Sunday, October 18, 2015
The Pareto Principle and the Pursuit of Perfect Internet Security – a Parable
Not so long ago, a bright security professional and a firm believer of the Pareto Principle, was tasked with designing and implementing an impregnable security solution for his company’s internet. He did his research and arrived at what he thought was an accurate total cost of $4M. Just prior to striding into his manager’s office for approval, he had a quick discussion about the project with a recent new hire reporting to him about the project.
“I’d be careful,” she advised. “At my last company, we found that each major phase cost 50% more than the previous phase. We had several discussions about ‘risk profiles’ and ‘perfect protection’ before getting buy-in on deliverables and budget on a less ambitious result.”
The bright security professional thanked her and said, “I’m quite confident in my projections and will stake my job on this project. In fact, I will bring it in under budget.”
So, the bright security professional met with his somewhat parsimonious manager, and guaranteed the results. “In fact,” he said, “the first phase of the project will get us 80% there for only $800k." The manager said, “Fine, but go over budget on this and your next position will have you saying, ‘Would you prefer a grande or a venti latte?’” and with that, the project was approved.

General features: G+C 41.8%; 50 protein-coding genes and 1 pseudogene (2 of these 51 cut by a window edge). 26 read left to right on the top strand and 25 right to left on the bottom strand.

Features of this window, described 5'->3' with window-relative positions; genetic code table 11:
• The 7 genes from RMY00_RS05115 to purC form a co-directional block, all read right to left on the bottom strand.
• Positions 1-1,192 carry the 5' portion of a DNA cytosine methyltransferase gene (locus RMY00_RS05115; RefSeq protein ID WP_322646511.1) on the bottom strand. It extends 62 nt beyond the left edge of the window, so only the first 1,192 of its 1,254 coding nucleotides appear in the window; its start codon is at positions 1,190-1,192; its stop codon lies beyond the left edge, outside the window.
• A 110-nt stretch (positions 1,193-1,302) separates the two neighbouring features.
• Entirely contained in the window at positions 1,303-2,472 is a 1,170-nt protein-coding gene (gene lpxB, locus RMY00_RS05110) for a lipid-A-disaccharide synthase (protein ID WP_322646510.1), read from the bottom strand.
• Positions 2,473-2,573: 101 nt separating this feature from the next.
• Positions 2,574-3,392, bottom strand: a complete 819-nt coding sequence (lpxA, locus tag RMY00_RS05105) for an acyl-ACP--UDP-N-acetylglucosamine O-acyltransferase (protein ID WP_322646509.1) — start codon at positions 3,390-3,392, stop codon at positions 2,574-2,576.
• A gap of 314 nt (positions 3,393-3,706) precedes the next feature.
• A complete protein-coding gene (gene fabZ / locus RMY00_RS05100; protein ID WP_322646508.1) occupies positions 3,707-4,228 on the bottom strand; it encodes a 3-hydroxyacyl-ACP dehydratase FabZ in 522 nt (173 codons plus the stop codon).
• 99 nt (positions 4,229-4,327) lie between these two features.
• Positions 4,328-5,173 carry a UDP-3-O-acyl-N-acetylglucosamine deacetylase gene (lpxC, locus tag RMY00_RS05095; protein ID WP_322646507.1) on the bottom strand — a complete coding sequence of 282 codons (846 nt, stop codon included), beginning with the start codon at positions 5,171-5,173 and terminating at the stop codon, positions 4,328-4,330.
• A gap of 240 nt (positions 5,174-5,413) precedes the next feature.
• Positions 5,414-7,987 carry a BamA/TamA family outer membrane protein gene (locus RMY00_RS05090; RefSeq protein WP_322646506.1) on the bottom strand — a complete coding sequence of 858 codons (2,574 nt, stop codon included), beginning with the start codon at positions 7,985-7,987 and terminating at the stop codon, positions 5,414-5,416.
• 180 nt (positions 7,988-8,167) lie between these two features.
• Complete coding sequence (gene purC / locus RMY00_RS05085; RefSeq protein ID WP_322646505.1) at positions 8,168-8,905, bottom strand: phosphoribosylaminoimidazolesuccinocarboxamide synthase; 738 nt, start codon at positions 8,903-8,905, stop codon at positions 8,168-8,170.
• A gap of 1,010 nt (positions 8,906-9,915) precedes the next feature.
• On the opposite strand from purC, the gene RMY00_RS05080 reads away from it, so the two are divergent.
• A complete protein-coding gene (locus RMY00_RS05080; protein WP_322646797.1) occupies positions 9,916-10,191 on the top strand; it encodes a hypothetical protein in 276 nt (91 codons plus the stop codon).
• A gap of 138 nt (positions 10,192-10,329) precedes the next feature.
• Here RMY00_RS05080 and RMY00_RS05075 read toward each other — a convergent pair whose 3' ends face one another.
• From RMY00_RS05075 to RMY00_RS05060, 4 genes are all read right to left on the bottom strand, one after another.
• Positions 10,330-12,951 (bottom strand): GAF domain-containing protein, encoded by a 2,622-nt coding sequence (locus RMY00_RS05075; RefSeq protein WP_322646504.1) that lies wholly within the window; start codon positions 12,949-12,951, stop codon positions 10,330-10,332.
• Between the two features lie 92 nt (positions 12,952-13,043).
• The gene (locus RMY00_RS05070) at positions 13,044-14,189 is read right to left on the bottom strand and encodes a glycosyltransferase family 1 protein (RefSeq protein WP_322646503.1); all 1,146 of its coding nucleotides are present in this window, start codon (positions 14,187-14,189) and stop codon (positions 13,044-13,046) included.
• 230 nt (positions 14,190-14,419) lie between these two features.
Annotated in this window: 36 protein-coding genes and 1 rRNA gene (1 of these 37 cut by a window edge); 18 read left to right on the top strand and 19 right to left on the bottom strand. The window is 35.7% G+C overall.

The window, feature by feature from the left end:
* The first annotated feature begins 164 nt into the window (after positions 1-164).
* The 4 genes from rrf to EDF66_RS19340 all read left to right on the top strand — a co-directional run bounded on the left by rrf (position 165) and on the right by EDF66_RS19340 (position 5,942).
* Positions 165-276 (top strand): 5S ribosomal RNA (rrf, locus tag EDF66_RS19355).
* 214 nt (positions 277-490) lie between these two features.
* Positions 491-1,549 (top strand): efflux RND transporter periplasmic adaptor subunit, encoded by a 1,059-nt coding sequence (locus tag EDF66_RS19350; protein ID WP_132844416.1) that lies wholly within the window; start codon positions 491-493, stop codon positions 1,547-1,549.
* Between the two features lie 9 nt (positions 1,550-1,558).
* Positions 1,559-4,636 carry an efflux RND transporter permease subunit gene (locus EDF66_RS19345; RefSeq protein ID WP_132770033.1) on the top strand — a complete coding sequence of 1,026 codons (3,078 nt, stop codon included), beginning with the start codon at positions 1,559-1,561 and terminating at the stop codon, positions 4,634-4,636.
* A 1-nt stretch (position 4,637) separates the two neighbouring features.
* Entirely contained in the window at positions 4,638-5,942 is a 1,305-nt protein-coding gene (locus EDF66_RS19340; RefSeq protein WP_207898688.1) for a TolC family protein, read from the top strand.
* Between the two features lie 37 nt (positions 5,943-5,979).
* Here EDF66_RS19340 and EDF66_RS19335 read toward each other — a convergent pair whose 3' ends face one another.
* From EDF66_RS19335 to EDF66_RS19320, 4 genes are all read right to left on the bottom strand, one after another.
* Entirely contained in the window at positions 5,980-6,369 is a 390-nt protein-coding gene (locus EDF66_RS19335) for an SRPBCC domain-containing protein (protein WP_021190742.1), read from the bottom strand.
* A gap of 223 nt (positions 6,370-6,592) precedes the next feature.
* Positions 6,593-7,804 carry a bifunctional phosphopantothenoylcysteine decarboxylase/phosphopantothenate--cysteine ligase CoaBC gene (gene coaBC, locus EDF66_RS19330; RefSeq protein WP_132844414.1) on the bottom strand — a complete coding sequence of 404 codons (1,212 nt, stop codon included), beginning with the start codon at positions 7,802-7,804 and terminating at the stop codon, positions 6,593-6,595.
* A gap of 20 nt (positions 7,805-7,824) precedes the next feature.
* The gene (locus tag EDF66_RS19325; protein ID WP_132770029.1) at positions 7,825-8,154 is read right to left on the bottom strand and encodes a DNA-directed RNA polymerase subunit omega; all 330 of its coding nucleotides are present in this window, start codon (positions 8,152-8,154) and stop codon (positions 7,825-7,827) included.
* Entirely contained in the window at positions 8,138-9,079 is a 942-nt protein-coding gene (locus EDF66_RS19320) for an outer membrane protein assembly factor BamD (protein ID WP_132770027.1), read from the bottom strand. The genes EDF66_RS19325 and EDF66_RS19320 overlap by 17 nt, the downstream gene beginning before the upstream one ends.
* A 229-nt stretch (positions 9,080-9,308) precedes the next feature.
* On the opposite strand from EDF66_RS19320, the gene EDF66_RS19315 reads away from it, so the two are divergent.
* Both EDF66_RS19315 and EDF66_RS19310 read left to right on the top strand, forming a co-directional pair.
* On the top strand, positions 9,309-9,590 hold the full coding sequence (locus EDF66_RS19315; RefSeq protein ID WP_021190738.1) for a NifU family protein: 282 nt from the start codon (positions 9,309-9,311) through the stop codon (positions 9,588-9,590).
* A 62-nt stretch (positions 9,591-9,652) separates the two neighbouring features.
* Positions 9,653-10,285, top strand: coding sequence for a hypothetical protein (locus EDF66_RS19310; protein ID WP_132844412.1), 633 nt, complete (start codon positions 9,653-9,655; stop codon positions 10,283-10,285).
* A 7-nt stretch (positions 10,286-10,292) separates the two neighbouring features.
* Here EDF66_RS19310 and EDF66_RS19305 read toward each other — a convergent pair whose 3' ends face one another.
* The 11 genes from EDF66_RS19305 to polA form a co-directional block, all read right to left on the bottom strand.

At the completion of the project, how much under budget was the confident security professional?
First, the Pareto Principle is named after economist Vilfredo Pareto (1848-1923), From Investopedia, “The principle states that, for many phenomena, 20% of invested input is responsible for 80% of the results obtained. Put another way, 80% of consequences stem from 20% of the causes. Also referred to as the "80/20 rule".”
The answer is – the individual left to “pursue other opportunities” when he found himself having exhausted the budget, told his manager that he now felt that 100% was unobtainable and that it would cost an additional $2.5M to get to 97.5% protection.
Earlier, a factor (chosen by me) added by the wise new hire was that each phase of the project was that each phase of the project was going to cost 50% more than the previous phase.
Phase 1 - $800k spent (total $800K) to reach 80% of perfection
Phase 2 - $1.2M spend (total $2M) to reach 90% of perfection
Phase 3 - $1.8M spent (total $3.8M) to reach 95% of perfection
Phase 4 – Plug pulled on project. The estimate was $2.7M (total $6.5M) to reach 97.5% of perfection and you never reach 100%
· 100% is tough, if not impossible, to achieve
· Know your risk profile and your company’s risk profile when working on security projects
· Know how to make coffee drinks